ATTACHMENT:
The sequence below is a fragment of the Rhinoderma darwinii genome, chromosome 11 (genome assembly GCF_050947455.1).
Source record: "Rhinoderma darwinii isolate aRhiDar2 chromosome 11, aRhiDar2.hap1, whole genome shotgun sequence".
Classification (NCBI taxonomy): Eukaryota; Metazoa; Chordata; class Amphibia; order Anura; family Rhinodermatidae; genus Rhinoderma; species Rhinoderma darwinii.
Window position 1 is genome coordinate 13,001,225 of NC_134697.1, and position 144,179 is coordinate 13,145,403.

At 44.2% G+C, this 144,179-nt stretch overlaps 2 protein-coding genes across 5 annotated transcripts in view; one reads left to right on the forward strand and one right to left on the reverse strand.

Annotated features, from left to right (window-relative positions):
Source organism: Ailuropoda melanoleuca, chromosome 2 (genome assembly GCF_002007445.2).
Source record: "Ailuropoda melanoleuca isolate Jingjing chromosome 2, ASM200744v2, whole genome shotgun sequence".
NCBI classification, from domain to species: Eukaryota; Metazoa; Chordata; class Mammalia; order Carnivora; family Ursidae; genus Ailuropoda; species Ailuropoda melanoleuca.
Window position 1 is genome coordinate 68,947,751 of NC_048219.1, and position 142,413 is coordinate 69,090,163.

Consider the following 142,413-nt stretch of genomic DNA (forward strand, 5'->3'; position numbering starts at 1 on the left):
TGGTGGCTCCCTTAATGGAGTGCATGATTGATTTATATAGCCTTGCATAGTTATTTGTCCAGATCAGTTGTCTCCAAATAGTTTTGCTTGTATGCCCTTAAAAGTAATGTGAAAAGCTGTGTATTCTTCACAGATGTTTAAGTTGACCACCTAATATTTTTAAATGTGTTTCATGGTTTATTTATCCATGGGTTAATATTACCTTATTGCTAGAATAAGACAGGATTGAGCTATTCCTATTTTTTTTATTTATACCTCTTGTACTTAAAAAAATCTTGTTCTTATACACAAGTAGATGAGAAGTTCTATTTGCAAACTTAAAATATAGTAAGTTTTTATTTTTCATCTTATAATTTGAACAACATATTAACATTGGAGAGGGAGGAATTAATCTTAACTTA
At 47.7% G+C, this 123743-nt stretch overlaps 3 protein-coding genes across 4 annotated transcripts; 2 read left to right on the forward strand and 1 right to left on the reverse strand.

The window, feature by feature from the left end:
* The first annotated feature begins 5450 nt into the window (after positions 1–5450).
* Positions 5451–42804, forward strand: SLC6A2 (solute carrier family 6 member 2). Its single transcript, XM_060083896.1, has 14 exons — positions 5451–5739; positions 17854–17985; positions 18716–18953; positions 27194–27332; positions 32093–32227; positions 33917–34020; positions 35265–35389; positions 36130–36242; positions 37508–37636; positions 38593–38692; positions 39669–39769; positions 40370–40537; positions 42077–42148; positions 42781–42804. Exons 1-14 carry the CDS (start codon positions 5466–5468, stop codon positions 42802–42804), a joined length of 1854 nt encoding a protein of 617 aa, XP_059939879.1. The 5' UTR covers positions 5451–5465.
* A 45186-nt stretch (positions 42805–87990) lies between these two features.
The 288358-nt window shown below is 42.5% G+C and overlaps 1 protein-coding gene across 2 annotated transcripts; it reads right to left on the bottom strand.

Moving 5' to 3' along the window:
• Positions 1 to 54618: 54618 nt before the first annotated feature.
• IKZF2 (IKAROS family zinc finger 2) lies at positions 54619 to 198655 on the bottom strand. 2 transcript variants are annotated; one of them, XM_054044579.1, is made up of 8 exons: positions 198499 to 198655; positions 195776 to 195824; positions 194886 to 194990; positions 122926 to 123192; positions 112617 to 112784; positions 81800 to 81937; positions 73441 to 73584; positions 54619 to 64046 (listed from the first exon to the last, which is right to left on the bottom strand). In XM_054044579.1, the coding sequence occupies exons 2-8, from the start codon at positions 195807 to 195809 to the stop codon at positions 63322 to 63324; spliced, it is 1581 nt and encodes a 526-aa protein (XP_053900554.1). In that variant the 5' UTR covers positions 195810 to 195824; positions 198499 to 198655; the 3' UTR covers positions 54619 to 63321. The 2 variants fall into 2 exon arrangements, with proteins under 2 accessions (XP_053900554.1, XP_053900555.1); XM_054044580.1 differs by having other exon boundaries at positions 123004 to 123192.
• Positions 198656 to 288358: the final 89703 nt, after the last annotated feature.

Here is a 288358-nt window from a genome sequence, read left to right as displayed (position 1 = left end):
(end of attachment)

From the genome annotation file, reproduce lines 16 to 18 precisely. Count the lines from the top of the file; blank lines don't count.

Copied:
* Positions 5451–42804, forward strand: SLC6A2 (solute carrier family 6 member 2). Its single transcript, XM_060083896.1, has 14 exons — positions 5451–5739; positions 17854–17985; positions 18716–18953; positions 27194–27332; positions 32093–32227; positions 33917–34020; positions 35265–35389; positions 36130–36242; positions 37508–37636; positions 38593–38692; positions 39669–39769; positions 40370–40537; positions 42077–42148; positions 42781–42804. Exons 1-14 carry the CDS (start codon positions 5466–5468, stop codon positions 42802–42804), a joined length of 1854 nt encoding a protein of 617 aa, XP_059939879.1. The 5' UTR covers positions 5451–5465.
* A 45186-nt stretch (positions 42805–87990) lies between these two features.
The 288358-nt window shown below is 42.5% G+C and overlaps 1 protein-coding gene across 2 annotated transcripts; it reads right to left on the bottom strand.